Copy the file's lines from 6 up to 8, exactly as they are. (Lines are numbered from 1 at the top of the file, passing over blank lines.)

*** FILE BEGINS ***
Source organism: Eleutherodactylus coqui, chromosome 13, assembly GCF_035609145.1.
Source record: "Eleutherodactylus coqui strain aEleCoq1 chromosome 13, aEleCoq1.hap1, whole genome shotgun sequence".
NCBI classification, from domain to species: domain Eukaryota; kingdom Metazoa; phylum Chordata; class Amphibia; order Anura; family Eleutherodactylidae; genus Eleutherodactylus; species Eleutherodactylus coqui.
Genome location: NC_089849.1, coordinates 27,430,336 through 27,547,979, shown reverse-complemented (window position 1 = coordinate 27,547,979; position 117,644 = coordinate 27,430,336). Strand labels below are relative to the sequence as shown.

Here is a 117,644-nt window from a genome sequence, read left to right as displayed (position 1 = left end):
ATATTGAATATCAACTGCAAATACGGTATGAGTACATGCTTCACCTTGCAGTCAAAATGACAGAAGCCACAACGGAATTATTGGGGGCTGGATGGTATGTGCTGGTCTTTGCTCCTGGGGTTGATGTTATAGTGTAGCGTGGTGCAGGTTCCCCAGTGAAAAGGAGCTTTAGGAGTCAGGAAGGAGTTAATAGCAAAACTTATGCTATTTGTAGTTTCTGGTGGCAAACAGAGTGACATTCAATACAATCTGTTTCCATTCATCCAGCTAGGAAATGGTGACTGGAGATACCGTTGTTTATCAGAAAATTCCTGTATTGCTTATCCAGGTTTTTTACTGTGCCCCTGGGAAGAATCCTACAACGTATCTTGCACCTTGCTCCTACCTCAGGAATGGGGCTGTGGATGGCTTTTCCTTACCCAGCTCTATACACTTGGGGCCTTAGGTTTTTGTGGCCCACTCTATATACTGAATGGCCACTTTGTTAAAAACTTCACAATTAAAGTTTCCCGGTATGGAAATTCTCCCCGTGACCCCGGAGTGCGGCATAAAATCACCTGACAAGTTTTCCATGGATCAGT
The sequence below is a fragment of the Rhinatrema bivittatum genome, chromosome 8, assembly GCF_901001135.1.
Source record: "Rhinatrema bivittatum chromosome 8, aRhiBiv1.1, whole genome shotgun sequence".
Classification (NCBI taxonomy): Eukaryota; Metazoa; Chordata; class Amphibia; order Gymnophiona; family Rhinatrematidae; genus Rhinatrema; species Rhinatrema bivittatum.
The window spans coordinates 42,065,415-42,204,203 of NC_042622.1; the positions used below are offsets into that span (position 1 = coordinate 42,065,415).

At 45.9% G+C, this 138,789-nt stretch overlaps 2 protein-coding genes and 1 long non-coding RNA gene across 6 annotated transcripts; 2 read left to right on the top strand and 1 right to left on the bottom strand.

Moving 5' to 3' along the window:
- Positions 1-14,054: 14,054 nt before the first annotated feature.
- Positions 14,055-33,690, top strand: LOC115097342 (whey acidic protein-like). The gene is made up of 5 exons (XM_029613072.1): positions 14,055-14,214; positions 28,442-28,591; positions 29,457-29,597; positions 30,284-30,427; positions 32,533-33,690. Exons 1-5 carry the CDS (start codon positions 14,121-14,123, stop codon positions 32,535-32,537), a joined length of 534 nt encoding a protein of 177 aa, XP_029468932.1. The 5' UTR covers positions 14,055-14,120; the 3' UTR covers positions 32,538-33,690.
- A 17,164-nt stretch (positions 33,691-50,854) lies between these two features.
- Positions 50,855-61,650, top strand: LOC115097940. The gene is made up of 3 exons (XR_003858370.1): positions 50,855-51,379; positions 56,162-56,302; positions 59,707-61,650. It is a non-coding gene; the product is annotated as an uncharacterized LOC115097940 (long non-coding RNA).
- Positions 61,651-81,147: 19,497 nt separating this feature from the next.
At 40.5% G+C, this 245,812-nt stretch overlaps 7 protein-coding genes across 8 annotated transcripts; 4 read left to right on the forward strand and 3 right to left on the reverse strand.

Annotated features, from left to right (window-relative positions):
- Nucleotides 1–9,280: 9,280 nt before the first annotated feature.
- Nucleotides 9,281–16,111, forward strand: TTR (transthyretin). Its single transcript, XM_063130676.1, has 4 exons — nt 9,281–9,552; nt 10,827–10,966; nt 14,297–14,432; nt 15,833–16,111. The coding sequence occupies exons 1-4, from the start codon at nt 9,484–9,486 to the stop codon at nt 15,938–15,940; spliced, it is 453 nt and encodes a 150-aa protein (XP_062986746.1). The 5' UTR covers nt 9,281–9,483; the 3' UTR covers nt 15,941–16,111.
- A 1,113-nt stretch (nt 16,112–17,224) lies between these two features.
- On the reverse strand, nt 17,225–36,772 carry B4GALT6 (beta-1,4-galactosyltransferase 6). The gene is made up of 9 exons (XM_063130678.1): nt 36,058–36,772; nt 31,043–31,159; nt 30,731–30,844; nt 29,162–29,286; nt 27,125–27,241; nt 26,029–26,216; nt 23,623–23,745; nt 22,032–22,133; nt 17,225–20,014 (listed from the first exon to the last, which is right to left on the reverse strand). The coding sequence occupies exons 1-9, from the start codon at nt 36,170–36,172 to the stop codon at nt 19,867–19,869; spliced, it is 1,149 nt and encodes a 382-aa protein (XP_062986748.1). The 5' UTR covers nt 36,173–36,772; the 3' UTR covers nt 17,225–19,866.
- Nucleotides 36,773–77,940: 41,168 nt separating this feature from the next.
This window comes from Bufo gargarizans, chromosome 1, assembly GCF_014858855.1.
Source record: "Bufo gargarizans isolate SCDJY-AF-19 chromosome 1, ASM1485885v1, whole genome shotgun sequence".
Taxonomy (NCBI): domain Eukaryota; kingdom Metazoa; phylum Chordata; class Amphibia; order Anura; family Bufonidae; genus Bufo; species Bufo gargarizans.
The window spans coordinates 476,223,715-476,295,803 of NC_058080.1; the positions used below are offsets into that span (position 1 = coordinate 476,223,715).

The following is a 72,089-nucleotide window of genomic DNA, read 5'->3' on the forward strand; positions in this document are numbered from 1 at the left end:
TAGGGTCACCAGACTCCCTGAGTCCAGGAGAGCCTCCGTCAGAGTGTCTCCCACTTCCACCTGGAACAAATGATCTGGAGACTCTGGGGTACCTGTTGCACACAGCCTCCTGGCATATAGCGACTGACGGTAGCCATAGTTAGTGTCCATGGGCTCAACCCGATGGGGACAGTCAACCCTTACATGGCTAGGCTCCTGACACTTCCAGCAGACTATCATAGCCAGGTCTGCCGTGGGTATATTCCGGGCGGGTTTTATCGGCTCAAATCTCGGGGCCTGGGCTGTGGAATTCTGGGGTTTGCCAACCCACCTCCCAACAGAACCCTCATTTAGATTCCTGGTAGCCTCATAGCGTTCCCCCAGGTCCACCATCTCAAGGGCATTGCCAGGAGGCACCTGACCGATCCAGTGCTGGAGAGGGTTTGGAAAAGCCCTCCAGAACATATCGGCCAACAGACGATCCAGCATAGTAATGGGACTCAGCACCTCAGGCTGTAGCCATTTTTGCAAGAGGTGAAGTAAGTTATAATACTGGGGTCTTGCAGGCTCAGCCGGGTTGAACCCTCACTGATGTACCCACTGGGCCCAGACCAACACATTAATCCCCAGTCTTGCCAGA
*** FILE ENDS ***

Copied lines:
ATATTGAATATCAACTGCAAATACGGTATGAGTACATGCTTCACCTTGCAGTCAAAATGACAGAAGCCACAACGGAATTATTGGGGGCTGGATGGTATGTGCTGGTCTTTGCTCCTGGGGTTGATGTTATAGTGTAGCGTGGTGCAGGTTCCCCAGTGAAAAGGAGCTTTAGGAGTCAGGAAGGAGTTAATAGCAAAACTTATGCTATTTGTAGTTTCTGGTGGCAAACAGAGTGACATTCAATACAATCTGTTTCCATTCATCCAGCTAGGAAATGGTGACTGGAGATACCGTTGTTTATCAGAAAATTCCTGTATTGCTTATCCAGGTTTTTTACTGTGCCCCTGGGAAGAATCCTACAACGTATCTTGCACCTTGCTCCTACCTCAGGAATGGGGCTGTGGATGGCTTTTCCTTACCCAGCTCTATACACTTGGGGCCTTAGGTTTTTGTGGCCCACTCTATATACTGAATGGCCACTTTGTTAAAAACTTCACAATTAAAGTTTCCCGGTATGGAAATTCTCCCCGTGACCCCGGAGTGCGGCATAAAATCACCTGACAAGTTTTCCATGGATCAGT
The sequence below is a fragment of the Rhinatrema bivittatum genome, chromosome 8, assembly GCF_901001135.1.
Source record: "Rhinatrema bivittatum chromosome 8, aRhiBiv1.1, whole genome shotgun sequence".